Two authors — Yasser Abdellatif and Ahmad Yamani — listed Mohab Nasr’s Lord, Give Us a Book That We Might Read as one of their favorite reads of 2012. A while back, Youssef Rakha translated the titular poem; now QISASUKHRA has translated six more for you. For you!
About the collection, Egyptian poet Ahmad Yamani had said that, “In the mid-90s, Mohab Nasr published his wonderful first poetry collection Your Eye is a Bird to be Stolen, and this was an important event within the Egyptian and Arabic poetry context at the time. Years passed after that, without Mohab publishing any new book. This year, he is back with a new collection, and the least that can be said about it is that it moved the current poetic recession with a special language and performance belonging solely to Mohab Nasr. This collection is a major event itself and the return of Mohab to poetry is another.”
Youssef Rakha said, in his review of the collection, “As is nearly always the case with poetry, it is next to impossible to say anything about the present book, apart from: ‘If you know Arabic, read it!'”
If you don’t know Arabic (or even if you do, and are interested in translation, or the movement of poetry from one linguistic space to another), “Disgrace,” “Apple garden,” “A point of view,” “The outstretched hand,” “A blow off the table,” and “My angel” are here.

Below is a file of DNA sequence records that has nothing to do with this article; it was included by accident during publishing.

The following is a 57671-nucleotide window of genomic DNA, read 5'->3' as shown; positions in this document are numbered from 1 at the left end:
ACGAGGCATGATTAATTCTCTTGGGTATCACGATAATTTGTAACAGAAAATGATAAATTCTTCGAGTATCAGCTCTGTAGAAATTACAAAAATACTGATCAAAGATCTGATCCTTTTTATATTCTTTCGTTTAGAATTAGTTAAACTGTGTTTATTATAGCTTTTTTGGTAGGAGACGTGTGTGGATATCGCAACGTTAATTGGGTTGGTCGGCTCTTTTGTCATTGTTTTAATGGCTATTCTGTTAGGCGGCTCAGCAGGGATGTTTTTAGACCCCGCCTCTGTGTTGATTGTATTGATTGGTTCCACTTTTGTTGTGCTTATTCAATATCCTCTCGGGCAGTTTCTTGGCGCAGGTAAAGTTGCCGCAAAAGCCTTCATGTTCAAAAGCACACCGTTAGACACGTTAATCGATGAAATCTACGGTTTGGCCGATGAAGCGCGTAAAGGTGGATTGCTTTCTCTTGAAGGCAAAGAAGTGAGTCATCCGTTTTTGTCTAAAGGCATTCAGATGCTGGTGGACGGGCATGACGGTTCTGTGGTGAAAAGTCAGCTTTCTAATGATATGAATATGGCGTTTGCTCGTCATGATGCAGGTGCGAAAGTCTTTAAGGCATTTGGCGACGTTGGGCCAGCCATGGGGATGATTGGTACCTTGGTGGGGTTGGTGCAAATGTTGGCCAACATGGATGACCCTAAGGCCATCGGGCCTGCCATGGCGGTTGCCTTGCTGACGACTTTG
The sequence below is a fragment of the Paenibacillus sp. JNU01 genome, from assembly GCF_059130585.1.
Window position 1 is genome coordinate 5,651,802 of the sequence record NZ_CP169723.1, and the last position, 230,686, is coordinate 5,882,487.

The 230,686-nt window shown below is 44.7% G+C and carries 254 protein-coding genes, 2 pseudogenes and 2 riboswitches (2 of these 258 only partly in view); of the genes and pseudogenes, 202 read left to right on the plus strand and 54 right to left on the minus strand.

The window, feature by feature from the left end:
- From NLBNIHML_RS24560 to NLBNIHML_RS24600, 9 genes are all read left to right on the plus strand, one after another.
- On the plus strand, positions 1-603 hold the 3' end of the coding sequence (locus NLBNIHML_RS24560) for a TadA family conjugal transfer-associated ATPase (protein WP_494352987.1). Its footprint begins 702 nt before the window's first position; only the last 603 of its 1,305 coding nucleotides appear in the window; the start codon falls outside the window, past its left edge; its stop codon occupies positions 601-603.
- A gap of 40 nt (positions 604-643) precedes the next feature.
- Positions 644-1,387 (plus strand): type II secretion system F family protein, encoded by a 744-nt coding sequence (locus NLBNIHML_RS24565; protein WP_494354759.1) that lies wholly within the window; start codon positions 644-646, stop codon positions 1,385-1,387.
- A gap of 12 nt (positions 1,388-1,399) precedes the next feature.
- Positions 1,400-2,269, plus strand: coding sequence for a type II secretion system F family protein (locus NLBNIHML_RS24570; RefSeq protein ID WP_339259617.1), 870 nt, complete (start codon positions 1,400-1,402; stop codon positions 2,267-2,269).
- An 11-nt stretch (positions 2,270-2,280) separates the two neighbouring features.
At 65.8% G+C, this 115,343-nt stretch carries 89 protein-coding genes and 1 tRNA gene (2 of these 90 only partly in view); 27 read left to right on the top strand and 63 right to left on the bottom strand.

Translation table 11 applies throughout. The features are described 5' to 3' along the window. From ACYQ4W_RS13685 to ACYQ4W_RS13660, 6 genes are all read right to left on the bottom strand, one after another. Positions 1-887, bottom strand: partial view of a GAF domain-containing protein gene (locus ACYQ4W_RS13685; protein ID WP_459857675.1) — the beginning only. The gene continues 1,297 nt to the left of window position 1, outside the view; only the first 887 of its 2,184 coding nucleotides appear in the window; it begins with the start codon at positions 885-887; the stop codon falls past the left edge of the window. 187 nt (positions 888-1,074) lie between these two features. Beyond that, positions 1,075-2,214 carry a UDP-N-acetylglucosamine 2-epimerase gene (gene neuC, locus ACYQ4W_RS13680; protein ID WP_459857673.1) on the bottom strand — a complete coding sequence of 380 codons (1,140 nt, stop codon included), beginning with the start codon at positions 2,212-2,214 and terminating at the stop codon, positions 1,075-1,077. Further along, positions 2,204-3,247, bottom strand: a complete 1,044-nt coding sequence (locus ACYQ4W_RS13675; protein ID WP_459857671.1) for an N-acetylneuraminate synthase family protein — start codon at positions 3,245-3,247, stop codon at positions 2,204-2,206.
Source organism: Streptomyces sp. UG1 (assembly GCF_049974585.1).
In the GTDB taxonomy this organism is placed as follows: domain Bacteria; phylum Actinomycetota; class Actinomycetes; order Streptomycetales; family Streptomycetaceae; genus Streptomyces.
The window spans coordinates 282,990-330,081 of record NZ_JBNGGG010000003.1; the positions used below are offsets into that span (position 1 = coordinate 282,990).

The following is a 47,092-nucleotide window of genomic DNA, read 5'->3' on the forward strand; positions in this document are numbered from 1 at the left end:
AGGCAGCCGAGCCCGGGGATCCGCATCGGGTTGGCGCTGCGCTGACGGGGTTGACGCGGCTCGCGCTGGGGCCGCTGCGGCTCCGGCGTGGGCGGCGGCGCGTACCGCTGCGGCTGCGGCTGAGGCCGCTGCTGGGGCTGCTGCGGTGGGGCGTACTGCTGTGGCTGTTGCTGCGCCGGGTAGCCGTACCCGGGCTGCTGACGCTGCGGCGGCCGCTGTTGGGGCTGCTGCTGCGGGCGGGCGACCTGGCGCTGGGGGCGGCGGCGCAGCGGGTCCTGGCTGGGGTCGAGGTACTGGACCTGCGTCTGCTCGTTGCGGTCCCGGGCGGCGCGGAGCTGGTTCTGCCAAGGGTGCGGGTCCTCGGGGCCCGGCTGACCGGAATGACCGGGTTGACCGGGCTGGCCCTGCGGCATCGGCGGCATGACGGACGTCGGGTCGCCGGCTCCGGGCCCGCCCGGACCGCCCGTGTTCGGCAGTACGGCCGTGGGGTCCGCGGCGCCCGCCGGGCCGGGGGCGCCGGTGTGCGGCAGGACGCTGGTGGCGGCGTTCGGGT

From the opening of “A blow off the table“:
When he came to strike
His blow fell off the table,
His poise was shaken
And his whole life fell into despair.
“We warned him…” (they said)
“We saw his long neck beneath his friends’ windows
Bolted in the night;
We touched the black blooms on his pillow
And his thoughts scattered over the bedroom’s boards
Like damp butts.”
In his kitchen
The broad knife slept
Across the lone tomato
Left over from the night before;
His capsized shoe by the entrance
And its sole, bearing the filth of his life.
As though his eyes were somewhere else:
“Who are we?”
“Who am I and who are you?” Keep reading.
But that’s not all! QISASUKHRA has also brought you two poems from another Alexandrian poet, Alaa Khaled, the founder of one of Egypt’s most popular literary magazines, Amkenah. Youssef Rakha writes about Khaled in “Alaa Khaled: The egoist changes his ways,” and QISASUKHRA shares two poems from Khaled’s Beneath the Sun of Another Memory, also published in 2012, a year Yamani said demonstrated an “excellent resurgence in poetry.”
From the end of Khaled’s “From afar“:
I see the long empty hours
With me sitting on the sofa watching the rain,
The hours, not all of which I filled with memories,
Holes in the weave of days and months,
Channels for the guttering rains
Soaked up by the ground
And vanishing beneath a muddy layer of woe;
Somewhere inside me
Was a Nile, sprawling out
And peasants, who sat with me at eventide.
More poems by Alaa Khaled on Jadaliyya (in Arabic)